Where Beauty & History Meet
by Katie O’Sullivan
Local Author & Artist Releases New Book
Boardwalk Sunrise, 2007, Oil on canvas
by Kathryn Kleekamp
Retiring to Cape Cod, Kathryn Kleekamp found herself inspired by the natural beauty surrounding her and discovered a new and unexpected career.
She not only embraced a passion for art, but found she had a talent for realistic painting and a keen interest in the history of the Cape and islands.
Kathryn brings these passions together in her new 176 page, hardcover book, Cape Cod and the Islands: Where Beauty and History Meet.
The book features fifty of Kathryn’s original oil paintings depicting land and seascapes, along with dozens of rare historic photographs, informative text and traditional Cape and Island recipes.
Kathryn brings to life the heartbeat of those who farmed the land, fished the seas, captained the great schooners and waited at home for a loved one’s return. The essence of the book is a collection of historic vignettes looking at the major influences that made Cape Cod, Nantucket and Martha’s Vineyard what they are today.
Excerpt from her book:
“Cape Cod’s cranberry history began when the Indians introduced them to the Pilgrims in the early 1600’s. Wampanoag legend says the cranberry was carried from heaven in the beak of a white dove as a gift from the Great Spirit. The dove dropped the berry into a bog where in time it grew abundantly.
“Native American tribes called cranberries sassamanash and ibimi, which both translate into “bitter berry.” Colonists called them “crane-berry” because the blossom and stem resembled a crane’s head and neck. Indeed a gift from God, cranberries were very important in the diets of the first English colonists. Having consisted on a diet of salted meat and dry biscuits for many weeks, and lacking fresh fruit, many developed scurvy from a vitamin C deficiency.
“The berries, rich in this vitamin, were boiled or dried and added to sauces and baked goods. In addition, the Wampanoag Indians who had been using cranberries for hundreds of years taught the colonists about their medicinal properties. They could be brewed to make poultices for wounds and made into soothing teas to ease stomach problems and cleanse the urinary tract. Dye made from the berries provided crimson-tinted wool and cloth. A recipe for cranberry sauce first appeared in a Pilgrim cookbook in 1633.”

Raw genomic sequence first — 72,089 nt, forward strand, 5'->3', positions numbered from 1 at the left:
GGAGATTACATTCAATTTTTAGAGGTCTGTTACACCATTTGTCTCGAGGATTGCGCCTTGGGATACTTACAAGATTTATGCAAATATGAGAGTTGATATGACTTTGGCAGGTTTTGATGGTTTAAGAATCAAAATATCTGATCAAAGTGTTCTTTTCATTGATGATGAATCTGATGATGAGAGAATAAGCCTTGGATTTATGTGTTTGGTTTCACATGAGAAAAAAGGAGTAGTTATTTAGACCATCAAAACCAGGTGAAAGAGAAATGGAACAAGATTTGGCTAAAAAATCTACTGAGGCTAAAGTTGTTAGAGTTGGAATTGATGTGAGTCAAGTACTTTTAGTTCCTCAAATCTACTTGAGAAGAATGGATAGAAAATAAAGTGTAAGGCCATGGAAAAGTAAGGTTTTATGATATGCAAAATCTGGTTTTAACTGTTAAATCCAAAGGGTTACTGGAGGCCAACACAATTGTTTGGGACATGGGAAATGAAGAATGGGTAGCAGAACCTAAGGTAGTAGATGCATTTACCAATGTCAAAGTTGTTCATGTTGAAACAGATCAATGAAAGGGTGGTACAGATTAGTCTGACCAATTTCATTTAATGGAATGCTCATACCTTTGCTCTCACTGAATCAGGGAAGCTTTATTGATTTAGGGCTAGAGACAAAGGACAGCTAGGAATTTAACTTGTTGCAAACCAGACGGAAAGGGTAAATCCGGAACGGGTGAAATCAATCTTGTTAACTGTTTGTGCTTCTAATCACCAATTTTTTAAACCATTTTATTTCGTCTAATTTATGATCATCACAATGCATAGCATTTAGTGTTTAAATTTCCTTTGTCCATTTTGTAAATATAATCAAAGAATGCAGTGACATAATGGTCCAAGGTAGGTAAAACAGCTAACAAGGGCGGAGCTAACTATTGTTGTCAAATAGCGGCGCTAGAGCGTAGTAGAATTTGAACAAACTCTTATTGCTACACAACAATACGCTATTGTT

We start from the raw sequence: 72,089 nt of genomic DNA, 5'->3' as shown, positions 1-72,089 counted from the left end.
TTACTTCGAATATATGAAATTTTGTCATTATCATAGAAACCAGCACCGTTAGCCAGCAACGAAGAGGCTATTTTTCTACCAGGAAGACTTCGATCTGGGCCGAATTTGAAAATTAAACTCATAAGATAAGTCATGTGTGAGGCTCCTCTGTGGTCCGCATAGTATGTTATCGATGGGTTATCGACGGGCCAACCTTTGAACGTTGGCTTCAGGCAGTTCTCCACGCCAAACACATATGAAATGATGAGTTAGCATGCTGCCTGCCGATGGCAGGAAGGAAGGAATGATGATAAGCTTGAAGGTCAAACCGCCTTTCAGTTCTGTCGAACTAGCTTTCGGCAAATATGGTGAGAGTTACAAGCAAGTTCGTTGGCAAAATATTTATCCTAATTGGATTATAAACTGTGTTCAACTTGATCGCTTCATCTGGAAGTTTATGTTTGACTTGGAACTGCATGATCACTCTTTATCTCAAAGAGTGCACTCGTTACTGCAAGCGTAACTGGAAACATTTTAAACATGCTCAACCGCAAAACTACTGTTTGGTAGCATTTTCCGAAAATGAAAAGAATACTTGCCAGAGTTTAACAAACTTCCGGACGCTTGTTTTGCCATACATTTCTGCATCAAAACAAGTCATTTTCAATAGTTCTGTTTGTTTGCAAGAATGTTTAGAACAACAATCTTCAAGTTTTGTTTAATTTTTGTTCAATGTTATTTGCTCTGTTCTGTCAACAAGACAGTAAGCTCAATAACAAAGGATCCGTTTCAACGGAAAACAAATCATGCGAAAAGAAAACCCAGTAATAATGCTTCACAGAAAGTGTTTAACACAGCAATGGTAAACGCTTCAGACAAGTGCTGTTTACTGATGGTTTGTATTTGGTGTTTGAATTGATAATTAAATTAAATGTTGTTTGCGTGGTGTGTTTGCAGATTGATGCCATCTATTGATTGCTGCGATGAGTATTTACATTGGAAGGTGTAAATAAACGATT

Kathryn says her inspiration to create is evoked by the Cape’s “extraordinary beauty. ”Although the magnificent ocean vistas, spectacular sand dunes, and quiet marshes bring people back year after year, Kathryn wanted to share the remarkable stories of courage and enterprise by those who settled the land and shaped its character for the more inquiring visitor.
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Cranberry Pickers on Forest Street in Harwich,
c.1880. Courtesy Harwich Historical Society.
“I first thought of compiling this book,” Kathryn writes in her Introduction, “as I witnessed the interest of those who took the time to read the historical information I put on the back of my art prints. I realized that I was giving the reader snippets but they wanted more…My biggest challenge has been to refine almost four hundred years of history into a modest volume.”
Ready for Harvest, 2005, oil on canvas by Kathryn Kleekamp
Cape Cod and the Islands:
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